“The UK Research Assessment Exercise and the narrowing of UK economics,” by Frederic S. Lee; Xuan Pham; Gyun Gu. Cambridge Journal of Economics, 2013 37: 693-717
Press Release, July 8, 2013
New paper warns that the Research Assessment Exercise is causing a homogenisation of UK economics
05 July 2013 Oxford University Press (OUP)
- Under embargo until 07 July 2013 23:01 GMT
UK economics is becoming increasingly homogenised, and runs the risk of becoming “a purely quaint academic subject with no connection to the real world,” according to the authors of a new paper published in the Cambridge Journal of Economics today (Monday 8 July). Crucially, this homogenisation may mean that significant economic events that don’t conform to mainstream economic ideas may be missed.
Frederic S. Lee, Xuan Pham, and Gyun Gu examined how economics is researched and taught in English universities alongside the Research Assessment Exercise (RAE) and forthcoming Research Excellence Framework (REF) in 2014, which assess the amount of quality research (QR) generated by academics. They chose to focus on only English universities, rather than those in the rest of the UK because 80% of economics departments are in England, and therefore dominate UK economics. They say that the impact of the UK RAEs on economics is that universities are increasingly marginalising heterodox, or non-mainstream, economics (and by extension, economists) in their pursuit of high RAE scores and therefore more chance of research funding.
In their paper, ‘The UK Research Assessment Exercise and the narrowing of UK economics’, Professor Lee and colleagues developed an empirically grounded model of UK economics that, in the context of the RAE and local department decision making, shows there are three major on-going trends in the discipline:
- the ostracising of heterodox economics – and economists
- the concentration and homogenisation of UK economic research
- the dominance of UK economics by a few elite and near-elite departments
They write: “The interactive process between research-publishing and hiring resulted in department staff compositional change over the past two decades being positively wilfully/casually correlated with the concentration of scholarly work in the core research areas and with the increase in Diamond List* journal submissions and negatively causally correlated with the decline of non-mainstream research areas and with heterodox submissions to the economics RAE panel.”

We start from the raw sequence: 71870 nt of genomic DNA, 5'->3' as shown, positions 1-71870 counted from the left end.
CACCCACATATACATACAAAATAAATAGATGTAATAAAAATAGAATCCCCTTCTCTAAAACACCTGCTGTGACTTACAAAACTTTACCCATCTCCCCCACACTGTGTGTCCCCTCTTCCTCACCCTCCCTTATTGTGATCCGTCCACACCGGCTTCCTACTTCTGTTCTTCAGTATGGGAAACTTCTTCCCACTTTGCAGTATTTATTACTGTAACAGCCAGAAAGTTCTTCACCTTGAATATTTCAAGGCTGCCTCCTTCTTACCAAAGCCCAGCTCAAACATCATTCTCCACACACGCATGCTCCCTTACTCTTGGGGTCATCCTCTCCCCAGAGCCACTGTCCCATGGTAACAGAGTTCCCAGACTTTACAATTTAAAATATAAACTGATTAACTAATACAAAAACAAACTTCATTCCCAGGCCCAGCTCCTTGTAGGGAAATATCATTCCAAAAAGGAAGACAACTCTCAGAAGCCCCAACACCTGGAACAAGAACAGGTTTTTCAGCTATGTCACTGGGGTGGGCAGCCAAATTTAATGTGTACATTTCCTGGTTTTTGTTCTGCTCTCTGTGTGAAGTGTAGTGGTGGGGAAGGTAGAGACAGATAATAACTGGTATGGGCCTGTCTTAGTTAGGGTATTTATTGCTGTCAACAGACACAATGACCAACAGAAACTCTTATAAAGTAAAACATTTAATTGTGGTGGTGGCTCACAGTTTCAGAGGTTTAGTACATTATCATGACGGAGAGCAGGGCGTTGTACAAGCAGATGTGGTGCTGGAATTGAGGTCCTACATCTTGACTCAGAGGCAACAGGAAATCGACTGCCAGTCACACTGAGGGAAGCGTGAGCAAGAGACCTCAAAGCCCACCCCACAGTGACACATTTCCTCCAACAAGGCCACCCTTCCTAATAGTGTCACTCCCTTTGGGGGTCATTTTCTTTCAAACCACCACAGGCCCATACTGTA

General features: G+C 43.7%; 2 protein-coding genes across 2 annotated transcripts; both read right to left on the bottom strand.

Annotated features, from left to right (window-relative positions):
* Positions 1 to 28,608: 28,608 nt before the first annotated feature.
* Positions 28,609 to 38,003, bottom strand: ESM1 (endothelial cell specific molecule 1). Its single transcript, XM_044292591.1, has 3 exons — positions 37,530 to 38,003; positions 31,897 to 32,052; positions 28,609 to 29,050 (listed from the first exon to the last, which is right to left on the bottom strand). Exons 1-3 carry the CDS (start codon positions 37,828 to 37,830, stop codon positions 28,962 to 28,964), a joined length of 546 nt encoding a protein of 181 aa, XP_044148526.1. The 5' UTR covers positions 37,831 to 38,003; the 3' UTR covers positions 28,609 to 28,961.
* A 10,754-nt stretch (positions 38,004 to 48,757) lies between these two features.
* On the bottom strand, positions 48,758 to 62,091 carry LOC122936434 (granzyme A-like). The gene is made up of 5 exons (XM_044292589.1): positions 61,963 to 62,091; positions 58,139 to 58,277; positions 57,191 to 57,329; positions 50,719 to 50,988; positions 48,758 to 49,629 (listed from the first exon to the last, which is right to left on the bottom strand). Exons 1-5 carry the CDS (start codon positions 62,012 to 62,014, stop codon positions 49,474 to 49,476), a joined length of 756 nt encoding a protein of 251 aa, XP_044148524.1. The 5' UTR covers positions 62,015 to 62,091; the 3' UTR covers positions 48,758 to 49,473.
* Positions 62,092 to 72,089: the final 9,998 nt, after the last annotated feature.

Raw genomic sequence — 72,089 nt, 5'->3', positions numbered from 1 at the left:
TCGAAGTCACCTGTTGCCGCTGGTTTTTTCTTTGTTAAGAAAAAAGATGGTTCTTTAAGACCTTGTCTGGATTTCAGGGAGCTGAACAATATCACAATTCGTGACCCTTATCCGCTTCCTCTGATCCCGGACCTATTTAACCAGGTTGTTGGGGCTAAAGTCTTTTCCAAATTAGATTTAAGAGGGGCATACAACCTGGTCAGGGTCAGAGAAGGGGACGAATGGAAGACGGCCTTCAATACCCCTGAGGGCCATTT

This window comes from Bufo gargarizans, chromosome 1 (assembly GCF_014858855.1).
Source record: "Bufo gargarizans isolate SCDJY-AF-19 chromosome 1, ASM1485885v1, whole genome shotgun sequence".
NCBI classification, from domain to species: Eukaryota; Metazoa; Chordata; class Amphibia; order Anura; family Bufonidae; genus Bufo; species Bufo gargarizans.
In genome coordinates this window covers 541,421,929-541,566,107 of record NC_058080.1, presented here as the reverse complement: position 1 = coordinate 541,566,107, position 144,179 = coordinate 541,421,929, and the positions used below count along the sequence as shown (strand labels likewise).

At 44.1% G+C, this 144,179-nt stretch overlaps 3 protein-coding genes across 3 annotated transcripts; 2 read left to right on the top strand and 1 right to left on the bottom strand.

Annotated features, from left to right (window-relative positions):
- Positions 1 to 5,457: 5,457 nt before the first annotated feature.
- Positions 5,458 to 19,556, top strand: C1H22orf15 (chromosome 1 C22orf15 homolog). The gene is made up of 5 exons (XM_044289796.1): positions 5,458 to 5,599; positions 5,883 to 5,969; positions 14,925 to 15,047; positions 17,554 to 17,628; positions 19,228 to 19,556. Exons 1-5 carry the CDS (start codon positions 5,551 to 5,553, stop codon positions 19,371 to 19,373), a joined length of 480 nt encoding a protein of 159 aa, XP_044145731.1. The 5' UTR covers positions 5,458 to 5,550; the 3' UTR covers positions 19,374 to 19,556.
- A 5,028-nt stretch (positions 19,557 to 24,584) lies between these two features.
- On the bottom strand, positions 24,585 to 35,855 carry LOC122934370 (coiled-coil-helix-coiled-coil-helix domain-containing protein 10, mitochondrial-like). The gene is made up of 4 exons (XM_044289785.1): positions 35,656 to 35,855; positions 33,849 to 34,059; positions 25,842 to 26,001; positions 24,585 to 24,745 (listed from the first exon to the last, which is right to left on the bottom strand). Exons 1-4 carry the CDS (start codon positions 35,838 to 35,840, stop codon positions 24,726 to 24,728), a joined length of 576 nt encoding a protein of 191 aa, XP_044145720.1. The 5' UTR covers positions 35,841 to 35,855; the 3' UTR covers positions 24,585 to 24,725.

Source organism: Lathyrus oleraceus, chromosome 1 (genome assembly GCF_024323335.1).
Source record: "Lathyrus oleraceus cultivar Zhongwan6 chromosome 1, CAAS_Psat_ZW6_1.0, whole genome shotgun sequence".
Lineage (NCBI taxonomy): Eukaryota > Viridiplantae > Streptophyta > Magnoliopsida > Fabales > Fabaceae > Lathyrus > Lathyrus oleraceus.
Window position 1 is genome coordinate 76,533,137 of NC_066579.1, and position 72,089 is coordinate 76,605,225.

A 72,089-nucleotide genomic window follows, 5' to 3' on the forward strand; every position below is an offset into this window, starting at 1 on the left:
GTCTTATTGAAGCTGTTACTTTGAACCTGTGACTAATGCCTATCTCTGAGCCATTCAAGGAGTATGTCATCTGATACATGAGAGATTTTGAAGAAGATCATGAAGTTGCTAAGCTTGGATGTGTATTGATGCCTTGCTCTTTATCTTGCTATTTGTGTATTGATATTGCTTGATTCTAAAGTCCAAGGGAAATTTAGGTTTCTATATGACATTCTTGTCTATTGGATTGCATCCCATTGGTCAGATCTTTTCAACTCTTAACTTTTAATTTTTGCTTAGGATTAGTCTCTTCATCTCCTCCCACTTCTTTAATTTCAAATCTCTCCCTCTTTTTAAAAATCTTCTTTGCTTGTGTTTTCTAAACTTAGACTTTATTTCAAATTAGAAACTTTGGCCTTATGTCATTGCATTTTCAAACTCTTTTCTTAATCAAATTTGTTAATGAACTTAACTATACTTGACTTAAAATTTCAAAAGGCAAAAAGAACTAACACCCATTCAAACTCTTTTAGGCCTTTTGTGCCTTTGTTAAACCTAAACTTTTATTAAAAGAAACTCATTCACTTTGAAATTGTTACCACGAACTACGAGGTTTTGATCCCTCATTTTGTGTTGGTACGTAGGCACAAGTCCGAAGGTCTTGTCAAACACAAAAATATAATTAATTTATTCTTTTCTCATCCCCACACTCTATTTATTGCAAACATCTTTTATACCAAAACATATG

Further, they argue that due to the increased emphasis on international excellence when it comes to the RAE and the allocation of funding, university departments that are not considered elite, or near-elite, are losing out. Professor Lee says, “Over the past two decades, national excellence in research quality has gone from being quite important in terms of funding to being completely unimportant, while international excellence is now the only criterion relevant for research funding. This, in turn, has ensured that QR funding is becoming increasingly concentrated in and among fewer economics departments.
“Moreover, the composition of the universities submitting to the RAE economics panels has changed significantly in favour of departments from the ‘old universities’.”
The authors found that since the 1992 RAE the participation of the new universities in economics declined by 75%, and its allocation of QR funding declined “to virtually nothing”. Professor Lee argues that this restricts the upward migration of departments, with the majority of QR funding going to “perhaps about 13 elite and near-elite departments. The number of research rated economics departments has declined from 46 to 28 since 1996.
“The elite and near-elite departments have turned the assessment exercises into a self-promotion activity where those ‘other’ lower class departments are marginalised.”
As these departments continue to hire mainstream economists who publish and teach in a way that conforms to the idea of “good economics”, heterodox economists are increasingly marginalised, according to Professor Lee: “Mainstream economists hold quite punitive attitudes towards heterodox economists and their ideas – both are so unacceptable that they should not be part of just economics but all of academia. Mainstream economists do not believe that students should be introduced to heterodox economic ideas, but rather should only be taught their theory.
“The issue is not who is right or wrong with regards to economic theory; it is about the right to be wrong or possibly wrong without fear of punishment. The single mind-set of economists in many UK departments makes it more likely that significant economic events that do not conform to that mind-set will be missed – such as the 2008 financial crisis. Not only can Queen Elizabeth II ask why economists did not see it coming, so can everyone else.”
* The Diamond List is a list of 27 core economics journals drawn up by A. Diamond in 1989.
See also, REF ‘risks narrowing economics’, Times Higher Education, July 10: http://www.
Markets, Competition, and the Economy as a Social System. Edited by Frederic S. Lee. June 2013 by Wiley-Blackwell. ISBN: 978-1-118-69162-5 (Hardcover), ISBN: 978-1-118-69157-1 (Paperback) | Click here for more information.